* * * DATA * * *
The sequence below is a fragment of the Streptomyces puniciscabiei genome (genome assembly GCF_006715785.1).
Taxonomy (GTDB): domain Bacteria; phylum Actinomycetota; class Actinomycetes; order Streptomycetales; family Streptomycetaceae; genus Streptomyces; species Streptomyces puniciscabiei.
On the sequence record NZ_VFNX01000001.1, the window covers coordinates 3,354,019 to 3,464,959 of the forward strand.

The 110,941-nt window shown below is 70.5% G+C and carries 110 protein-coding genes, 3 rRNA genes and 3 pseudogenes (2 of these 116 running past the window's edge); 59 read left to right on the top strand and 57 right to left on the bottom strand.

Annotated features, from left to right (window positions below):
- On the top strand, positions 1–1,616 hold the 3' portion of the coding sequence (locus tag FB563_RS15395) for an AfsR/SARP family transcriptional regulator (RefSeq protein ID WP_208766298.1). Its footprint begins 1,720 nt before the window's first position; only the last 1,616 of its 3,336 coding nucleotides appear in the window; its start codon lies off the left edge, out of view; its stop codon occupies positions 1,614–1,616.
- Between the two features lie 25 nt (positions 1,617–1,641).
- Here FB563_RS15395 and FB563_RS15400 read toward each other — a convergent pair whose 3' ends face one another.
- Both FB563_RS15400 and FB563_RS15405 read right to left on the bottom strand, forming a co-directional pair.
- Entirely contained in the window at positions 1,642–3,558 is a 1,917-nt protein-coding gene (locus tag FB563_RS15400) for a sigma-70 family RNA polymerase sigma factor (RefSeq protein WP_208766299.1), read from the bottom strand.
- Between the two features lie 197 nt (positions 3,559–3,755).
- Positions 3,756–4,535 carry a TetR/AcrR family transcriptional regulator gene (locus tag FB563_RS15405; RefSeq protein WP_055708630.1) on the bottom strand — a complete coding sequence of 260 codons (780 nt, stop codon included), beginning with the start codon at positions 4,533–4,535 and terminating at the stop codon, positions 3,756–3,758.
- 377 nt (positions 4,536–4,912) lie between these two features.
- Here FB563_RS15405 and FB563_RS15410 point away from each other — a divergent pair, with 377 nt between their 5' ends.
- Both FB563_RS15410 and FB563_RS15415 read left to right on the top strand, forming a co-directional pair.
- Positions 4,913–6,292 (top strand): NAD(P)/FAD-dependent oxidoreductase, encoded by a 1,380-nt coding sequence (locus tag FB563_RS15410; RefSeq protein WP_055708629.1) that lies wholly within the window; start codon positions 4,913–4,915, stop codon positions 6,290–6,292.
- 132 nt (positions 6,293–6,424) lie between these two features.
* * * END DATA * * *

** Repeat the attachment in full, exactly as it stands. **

The sequence below is a fragment of the Streptomyces puniciscabiei genome (genome assembly GCF_006715785.1).
Taxonomy (GTDB): domain Bacteria; phylum Actinomycetota; class Actinomycetes; order Streptomycetales; family Streptomycetaceae; genus Streptomyces; species Streptomyces puniciscabiei.
On the sequence record NZ_VFNX01000001.1, the window covers coordinates 3,354,019 to 3,464,959 of the forward strand.

The 110,941-nt window shown below is 70.5% G+C and carries 110 protein-coding genes, 3 rRNA genes and 3 pseudogenes (2 of these 116 running past the window's edge); 59 read left to right on the top strand and 57 right to left on the bottom strand.

Annotated features, from left to right (window positions below):
- On the top strand, positions 1–1,616 hold the 3' portion of the coding sequence (locus tag FB563_RS15395) for an AfsR/SARP family transcriptional regulator (RefSeq protein ID WP_208766298.1). Its footprint begins 1,720 nt before the window's first position; only the last 1,616 of its 3,336 coding nucleotides appear in the window; its start codon lies off the left edge, out of view; its stop codon occupies positions 1,614–1,616.
- Between the two features lie 25 nt (positions 1,617–1,641).
- Here FB563_RS15395 and FB563_RS15400 read toward each other — a convergent pair whose 3' ends face one another.
- Both FB563_RS15400 and FB563_RS15405 read right to left on the bottom strand, forming a co-directional pair.
- Entirely contained in the window at positions 1,642–3,558 is a 1,917-nt protein-coding gene (locus tag FB563_RS15400) for a sigma-70 family RNA polymerase sigma factor (RefSeq protein WP_208766299.1), read from the bottom strand.
- Between the two features lie 197 nt (positions 3,559–3,755).
- Positions 3,756–4,535 carry a TetR/AcrR family transcriptional regulator gene (locus tag FB563_RS15405; RefSeq protein WP_055708630.1) on the bottom strand — a complete coding sequence of 260 codons (780 nt, stop codon included), beginning with the start codon at positions 4,533–4,535 and terminating at the stop codon, positions 3,756–3,758.
- 377 nt (positions 4,536–4,912) lie between these two features.
- Here FB563_RS15405 and FB563_RS15410 point away from each other — a divergent pair, with 377 nt between their 5' ends.
- Both FB563_RS15410 and FB563_RS15415 read left to right on the top strand, forming a co-directional pair.
- Positions 4,913–6,292 (top strand): NAD(P)/FAD-dependent oxidoreductase, encoded by a 1,380-nt coding sequence (locus tag FB563_RS15410; RefSeq protein WP_055708629.1) that lies wholly within the window; start codon positions 4,913–4,915, stop codon positions 6,290–6,292.
- 132 nt (positions 6,293–6,424) lie between these two features.